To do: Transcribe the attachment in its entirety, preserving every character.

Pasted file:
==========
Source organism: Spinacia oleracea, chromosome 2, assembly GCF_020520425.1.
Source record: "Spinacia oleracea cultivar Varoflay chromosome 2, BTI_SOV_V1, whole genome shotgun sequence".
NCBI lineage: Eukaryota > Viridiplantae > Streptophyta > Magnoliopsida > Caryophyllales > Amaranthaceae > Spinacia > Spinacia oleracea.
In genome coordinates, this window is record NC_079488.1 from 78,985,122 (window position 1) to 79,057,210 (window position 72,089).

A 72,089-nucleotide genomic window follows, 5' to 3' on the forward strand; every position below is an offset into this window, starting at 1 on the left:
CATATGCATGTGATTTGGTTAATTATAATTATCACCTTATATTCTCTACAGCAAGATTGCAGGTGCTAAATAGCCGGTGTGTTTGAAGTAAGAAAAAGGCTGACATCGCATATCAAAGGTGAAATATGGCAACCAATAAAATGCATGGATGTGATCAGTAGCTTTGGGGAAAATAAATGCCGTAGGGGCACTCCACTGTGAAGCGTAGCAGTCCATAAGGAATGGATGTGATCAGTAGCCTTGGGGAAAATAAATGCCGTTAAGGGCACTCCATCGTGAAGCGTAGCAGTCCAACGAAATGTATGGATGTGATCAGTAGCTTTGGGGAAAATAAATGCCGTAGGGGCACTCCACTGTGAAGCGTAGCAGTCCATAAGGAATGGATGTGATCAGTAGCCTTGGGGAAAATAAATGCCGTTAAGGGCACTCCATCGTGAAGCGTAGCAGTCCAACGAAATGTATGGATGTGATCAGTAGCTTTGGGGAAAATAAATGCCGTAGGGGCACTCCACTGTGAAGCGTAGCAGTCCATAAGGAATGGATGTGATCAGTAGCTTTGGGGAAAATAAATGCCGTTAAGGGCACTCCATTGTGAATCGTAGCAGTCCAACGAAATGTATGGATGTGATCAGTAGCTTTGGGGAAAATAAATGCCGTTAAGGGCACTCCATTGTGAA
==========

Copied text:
Source organism: Spinacia oleracea, chromosome 2, assembly GCF_020520425.1.
Source record: "Spinacia oleracea cultivar Varoflay chromosome 2, BTI_SOV_V1, whole genome shotgun sequence".
NCBI lineage: Eukaryota > Viridiplantae > Streptophyta > Magnoliopsida > Caryophyllales > Amaranthaceae > Spinacia > Spinacia oleracea.
In genome coordinates, this window is record NC_079488.1 from 78,985,122 (window position 1) to 79,057,210 (window position 72,089).

A 72,089-nucleotide genomic window follows, 5' to 3' on the forward strand; every position below is an offset into this window, starting at 1 on the left:
CATATGCATGTGATTTGGTTAATTATAATTATCACCTTATATTCTCTACAGCAAGATTGCAGGTGCTAAATAGCCGGTGTGTTTGAAGTAAGAAAAAGGCTGACATCGCATATCAAAGGTGAAATATGGCAACCAATAAAATGCATGGATGTGATCAGTAGCTTTGGGGAAAATAAATGCCGTAGGGGCACTCCACTGTGAAGCGTAGCAGTCCATAAGGAATGGATGTGATCAGTAGCCTTGGGGAAAATAAATGCCGTTAAGGGCACTCCATCGTGAAGCGTAGCAGTCCAACGAAATGTATGGATGTGATCAGTAGCTTTGGGGAAAATAAATGCCGTAGGGGCACTCCACTGTGAAGCGTAGCAGTCCATAAGGAATGGATGTGATCAGTAGCCTTGGGGAAAATAAATGCCGTTAAGGGCACTCCATCGTGAAGCGTAGCAGTCCAACGAAATGTATGGATGTGATCAGTAGCTTTGGGGAAAATAAATGCCGTAGGGGCACTCCACTGTGAAGCGTAGCAGTCCATAAGGAATGGATGTGATCAGTAGCTTTGGGGAAAATAAATGCCGTTAAGGGCACTCCATTGTGAATCGTAGCAGTCCAACGAAATGTATGGATGTGATCAGTAGCTTTGGGGAAAATAAATGCCGTTAAGGGCACTCCATTGTGAA